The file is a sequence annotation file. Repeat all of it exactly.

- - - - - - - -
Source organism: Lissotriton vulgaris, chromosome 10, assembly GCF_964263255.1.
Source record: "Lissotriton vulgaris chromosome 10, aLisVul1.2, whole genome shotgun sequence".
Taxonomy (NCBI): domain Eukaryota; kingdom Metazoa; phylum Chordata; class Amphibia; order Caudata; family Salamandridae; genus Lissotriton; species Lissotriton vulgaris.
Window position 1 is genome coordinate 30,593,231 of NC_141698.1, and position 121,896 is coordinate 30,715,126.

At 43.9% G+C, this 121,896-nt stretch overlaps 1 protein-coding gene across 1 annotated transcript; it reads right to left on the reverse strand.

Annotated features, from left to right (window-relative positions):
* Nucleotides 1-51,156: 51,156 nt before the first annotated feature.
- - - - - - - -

Source organism: Lissotriton vulgaris, chromosome 10, assembly GCF_964263255.1.
Source record: "Lissotriton vulgaris chromosome 10, aLisVul1.2, whole genome shotgun sequence".
Taxonomy (NCBI): domain Eukaryota; kingdom Metazoa; phylum Chordata; class Amphibia; order Caudata; family Salamandridae; genus Lissotriton; species Lissotriton vulgaris.
Window position 1 is genome coordinate 30,593,231 of NC_141698.1, and position 121,896 is coordinate 30,715,126.

At 43.9% G+C, this 121,896-nt stretch overlaps 1 protein-coding gene across 1 annotated transcript; it reads right to left on the reverse strand.

Annotated features, from left to right (window-relative positions):
* Nucleotides 1-51,156: 51,156 nt before the first annotated feature.